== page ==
Regardless, Republicans prevailed in the courts, using lawsuits to ban ballot boxes and deny election officials the ability to fill in missing information on envelopes containing ballots. The conservative majority on the Wisconsin Supreme Court, which is at stake in this year’s election, has routinely ruled in favor of Republicans on consequential ballot decisions.
That adds to the multitude of reasons why black voters in Milwaukee increasingly feel like their votes don’t matter. The city has some of the nation’s worst racial disparities in health care, education, wealth and incarceration.
Low-income residents, who are disproportionately black, already struggle to meet basic needs. Confusion about the new election rules or limited options for when and where they can vote further discourages voting, said the Rev. Greg Lewis, founder of Soul to the Polls Milwaukee.
“Suppression is not just a few things,” he said. “It’s not just the impossibility of voting without an ID card. Not only are you unable to take your ballots to the box. It’s not just language barriers. It’s all those things together.”
For Barbara Bryant, 76, “all the extra steps” were the biggest obstacle to voting. But it won’t stop her from running in this month’s primary. Last week, in the middle of a snowstorm, a pollster helped her out of her car and into an early voting location.
Bryant said she has favored early voting in recent years so pollsters have time to explain any new rules, but she has seen inaccessible polling places and the removal of drop boxes discourage other older adults from voting.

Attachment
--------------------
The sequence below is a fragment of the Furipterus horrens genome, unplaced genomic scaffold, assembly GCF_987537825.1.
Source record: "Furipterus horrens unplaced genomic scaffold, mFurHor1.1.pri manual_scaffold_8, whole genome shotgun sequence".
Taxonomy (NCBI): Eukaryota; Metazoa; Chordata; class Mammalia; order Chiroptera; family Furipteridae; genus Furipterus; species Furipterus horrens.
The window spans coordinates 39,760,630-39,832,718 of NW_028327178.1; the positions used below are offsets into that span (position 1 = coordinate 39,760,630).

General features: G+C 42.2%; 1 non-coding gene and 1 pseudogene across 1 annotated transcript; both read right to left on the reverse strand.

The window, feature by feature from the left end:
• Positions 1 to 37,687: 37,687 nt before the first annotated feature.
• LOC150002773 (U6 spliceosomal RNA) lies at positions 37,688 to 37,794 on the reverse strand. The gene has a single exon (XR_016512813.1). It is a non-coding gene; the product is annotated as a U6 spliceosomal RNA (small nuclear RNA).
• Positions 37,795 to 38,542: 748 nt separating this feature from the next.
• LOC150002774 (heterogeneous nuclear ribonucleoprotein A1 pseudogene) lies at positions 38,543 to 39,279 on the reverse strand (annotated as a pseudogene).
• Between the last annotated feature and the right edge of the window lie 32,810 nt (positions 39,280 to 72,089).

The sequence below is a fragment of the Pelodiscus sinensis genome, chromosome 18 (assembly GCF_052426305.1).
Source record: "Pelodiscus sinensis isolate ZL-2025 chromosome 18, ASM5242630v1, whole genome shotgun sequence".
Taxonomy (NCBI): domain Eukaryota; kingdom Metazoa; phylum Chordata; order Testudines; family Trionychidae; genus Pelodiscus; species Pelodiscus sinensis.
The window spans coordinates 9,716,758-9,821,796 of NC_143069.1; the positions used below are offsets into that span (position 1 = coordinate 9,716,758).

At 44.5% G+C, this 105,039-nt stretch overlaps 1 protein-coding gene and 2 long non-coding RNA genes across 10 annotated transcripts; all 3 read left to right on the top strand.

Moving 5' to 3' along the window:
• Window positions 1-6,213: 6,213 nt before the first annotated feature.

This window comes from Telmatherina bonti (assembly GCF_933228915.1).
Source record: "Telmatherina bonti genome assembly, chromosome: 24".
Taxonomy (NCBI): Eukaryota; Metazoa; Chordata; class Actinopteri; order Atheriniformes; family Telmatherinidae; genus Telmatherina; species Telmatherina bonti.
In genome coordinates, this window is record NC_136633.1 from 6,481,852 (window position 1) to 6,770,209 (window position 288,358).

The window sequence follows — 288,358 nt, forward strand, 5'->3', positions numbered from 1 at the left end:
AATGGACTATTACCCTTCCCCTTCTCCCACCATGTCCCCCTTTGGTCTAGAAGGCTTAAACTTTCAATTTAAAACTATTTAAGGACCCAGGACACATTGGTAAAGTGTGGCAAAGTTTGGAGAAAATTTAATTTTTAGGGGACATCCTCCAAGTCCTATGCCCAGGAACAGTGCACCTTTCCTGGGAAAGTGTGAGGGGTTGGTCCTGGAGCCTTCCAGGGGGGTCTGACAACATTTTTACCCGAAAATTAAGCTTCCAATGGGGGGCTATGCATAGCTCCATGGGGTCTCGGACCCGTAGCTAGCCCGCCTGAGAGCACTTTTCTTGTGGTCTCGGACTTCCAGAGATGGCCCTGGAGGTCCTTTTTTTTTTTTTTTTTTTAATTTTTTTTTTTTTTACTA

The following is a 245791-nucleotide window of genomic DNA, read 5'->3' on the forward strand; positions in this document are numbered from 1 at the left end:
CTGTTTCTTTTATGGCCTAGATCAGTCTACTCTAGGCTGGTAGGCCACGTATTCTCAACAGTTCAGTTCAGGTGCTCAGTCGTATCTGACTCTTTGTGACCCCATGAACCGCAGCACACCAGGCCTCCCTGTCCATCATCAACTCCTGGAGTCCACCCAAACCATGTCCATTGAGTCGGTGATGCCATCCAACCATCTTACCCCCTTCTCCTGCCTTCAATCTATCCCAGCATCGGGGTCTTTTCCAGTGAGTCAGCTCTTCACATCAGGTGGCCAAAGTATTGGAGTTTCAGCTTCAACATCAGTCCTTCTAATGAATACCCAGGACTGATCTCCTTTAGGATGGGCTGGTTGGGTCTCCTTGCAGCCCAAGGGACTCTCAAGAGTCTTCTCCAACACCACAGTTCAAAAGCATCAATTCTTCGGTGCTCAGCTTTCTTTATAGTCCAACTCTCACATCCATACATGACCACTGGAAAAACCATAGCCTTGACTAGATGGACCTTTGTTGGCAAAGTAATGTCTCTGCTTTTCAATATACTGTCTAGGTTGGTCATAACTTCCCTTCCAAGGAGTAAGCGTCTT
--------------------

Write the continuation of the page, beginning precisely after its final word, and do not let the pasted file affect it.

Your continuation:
Wisconsin Republicans told the AP they have been trying to make inroads among black and Latino voters in Milwaukee for a decade.
The state party opened its first office in downtown Milwaukee in 2019, specifically with the goal of reaching black voters. The focus is on engaging them in the conversation, rather than meeting typical campaign metrics like knocking on a certain number of doors, said Mark Jefferson, executive director of the state GOP.
He said the party is not trying to suppress votes, but to reduce support for Democrats in those communities.
“People are listening when they weren’t before,” Jefferson said. “I think we learned a lot. I think we’re chipping away at the Democratic margins, although faster right now in the Hispanic community and Hispanic communities. But we’re also cutting into the margins and on the north side of Milwaukee. And that’s because we’re more in touch than we used to be.”
Angela Lang, executive director of Milwaukee-based Black Leaders Organizing Communities, wasn’t worried about Republicans gaining ground among black voters. She said the GOP’s priorities are fundamentally at odds with what the majority of black voters in Milwaukee want.
But Lang said she’s worried about the precedent Republicans could set by talking so openly about strategies to reduce turnout.
“It’s incredibly dangerous, because once it starts, then people feel more emboldened,” she said.
Several black voices interviewed at the polls said they saw little Republican activity in the city and described the GOP contact center as more of a showpiece for the party.
“I don’t think they ever come here to try to get to us,” said voter Damario Wright, 36. “I mean, you hardly ever see a Republican in Milwaukee — come on, now.”
Associated Press writer Scott Bauer in Madison, Wisconsin, contributed to this report.
Associated Press coverage of the race and vote is supported by the Jonathan Logan Family Foundation. AP is solely responsible for all content.
Harm Venhuizen is a staff member for the Associated Press/Report for America Statehouse News Initiative. Report for America is a nonprofit national service program that places journalists in local newsrooms to report on hidden issues. Follow him on Twitter.